In accordance with an aspect of the invention, a differential output stage for producing a high accuracy differential output signal includes a first differential amplifier that produces a pair of "single-ended" first signals of magnitudes that swing in opposite directions between first and second levels in response to a change in level of an input signal. The sum of magnitudes of the first signals is controlled in accordance with the magnitude of an input control current. The first signals provide input to a second differential amplifier supplying a pair of "single-ended" second signals that swing in opposite directions between third and fourth levels when the first signals swing between the first and second levels. The magnitude of each of the second signals changes in opposite direction to the magnitude of a corresponding one of the first signals. The second signals form the output differential signal of the output stage. The second differential amplifier also generates an indicating signal providing a measure of a sum of the magnitudes of the second signals. A third differential amplifier produces the control current supplied to the first differential amplifier, the control current being of magnitude determined by a potential difference between the indicating signal and a constant reference signal.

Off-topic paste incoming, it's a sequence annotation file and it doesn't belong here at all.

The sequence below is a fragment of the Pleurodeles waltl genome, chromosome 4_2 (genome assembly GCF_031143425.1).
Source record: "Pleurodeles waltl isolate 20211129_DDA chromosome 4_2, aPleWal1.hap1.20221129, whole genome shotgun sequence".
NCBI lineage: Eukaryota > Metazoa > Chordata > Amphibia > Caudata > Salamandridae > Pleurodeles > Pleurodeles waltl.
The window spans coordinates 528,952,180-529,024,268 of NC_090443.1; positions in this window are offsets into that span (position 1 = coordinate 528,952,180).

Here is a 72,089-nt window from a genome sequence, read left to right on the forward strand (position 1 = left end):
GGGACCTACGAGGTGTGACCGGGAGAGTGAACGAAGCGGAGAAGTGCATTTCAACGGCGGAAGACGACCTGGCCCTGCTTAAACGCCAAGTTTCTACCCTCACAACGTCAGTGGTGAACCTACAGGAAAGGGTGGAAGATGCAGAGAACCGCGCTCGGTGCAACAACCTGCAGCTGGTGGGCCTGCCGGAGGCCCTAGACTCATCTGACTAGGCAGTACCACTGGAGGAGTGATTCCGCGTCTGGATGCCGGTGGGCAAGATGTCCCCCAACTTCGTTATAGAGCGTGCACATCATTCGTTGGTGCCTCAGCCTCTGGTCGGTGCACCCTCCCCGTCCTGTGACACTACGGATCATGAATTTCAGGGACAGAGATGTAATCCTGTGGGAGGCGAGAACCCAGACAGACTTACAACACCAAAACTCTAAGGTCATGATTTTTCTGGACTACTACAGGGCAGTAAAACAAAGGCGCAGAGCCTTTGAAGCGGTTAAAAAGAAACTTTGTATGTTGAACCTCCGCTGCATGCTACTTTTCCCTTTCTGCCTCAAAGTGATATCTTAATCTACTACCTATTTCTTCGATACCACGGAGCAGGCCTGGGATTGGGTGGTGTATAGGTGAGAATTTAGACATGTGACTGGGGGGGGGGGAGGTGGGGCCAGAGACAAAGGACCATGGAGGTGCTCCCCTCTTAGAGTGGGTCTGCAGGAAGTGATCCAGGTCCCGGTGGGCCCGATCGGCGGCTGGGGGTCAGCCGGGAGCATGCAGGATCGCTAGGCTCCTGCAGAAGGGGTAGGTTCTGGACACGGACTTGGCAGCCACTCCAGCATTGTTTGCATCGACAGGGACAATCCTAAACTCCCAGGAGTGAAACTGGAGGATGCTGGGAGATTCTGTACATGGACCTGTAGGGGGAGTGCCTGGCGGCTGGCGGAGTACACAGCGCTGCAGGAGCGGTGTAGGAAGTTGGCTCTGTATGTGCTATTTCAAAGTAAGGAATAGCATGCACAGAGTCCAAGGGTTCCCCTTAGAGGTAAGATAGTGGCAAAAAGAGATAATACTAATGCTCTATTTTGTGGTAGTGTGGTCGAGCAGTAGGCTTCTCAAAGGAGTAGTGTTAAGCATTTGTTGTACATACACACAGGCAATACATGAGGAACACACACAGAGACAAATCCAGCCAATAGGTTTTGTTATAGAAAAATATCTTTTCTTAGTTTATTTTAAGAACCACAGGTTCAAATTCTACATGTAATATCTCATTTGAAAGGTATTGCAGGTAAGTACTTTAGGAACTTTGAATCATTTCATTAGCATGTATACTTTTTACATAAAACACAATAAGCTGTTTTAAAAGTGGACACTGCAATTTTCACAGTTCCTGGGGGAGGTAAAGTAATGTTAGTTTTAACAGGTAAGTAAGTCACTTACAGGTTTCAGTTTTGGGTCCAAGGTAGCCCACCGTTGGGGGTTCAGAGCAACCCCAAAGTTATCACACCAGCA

Feedback provided by the control signal in response to the indicating signal ensures that the sum of magnitudes of the second signals remains substantially constant as they swing between the third and fourth levels, thereby ensuring they cross a midpoint between the third and fourth levels at substantially the same time. The magnitude of the reference signal accurately controls the magnitudes of the third and fourth levels in relation to the midpoint level.
It is accordingly an object of the invention to provide an improved output stage for producing a differential signal comprising two single-ended signals that swing in opposite directions between two predetermined levels in response to a change in an input signal level, the two single-ended signals crossing a midpoint level at substantially the same time.
It is another object of the invention to provide an output stage having accurately set and stable high and low output levels which are substantially independent of temperature and process variations.
The subject matter of the present invention is particularly pointed out and distinctly claimed in the concluding portion of this specification. However, both the organization and method of operation of the invention, together with further advantages and objects thereof, may best be understood by reference to the following description taken in connection with accompanying drawings wherein like reference characters refer to like elements.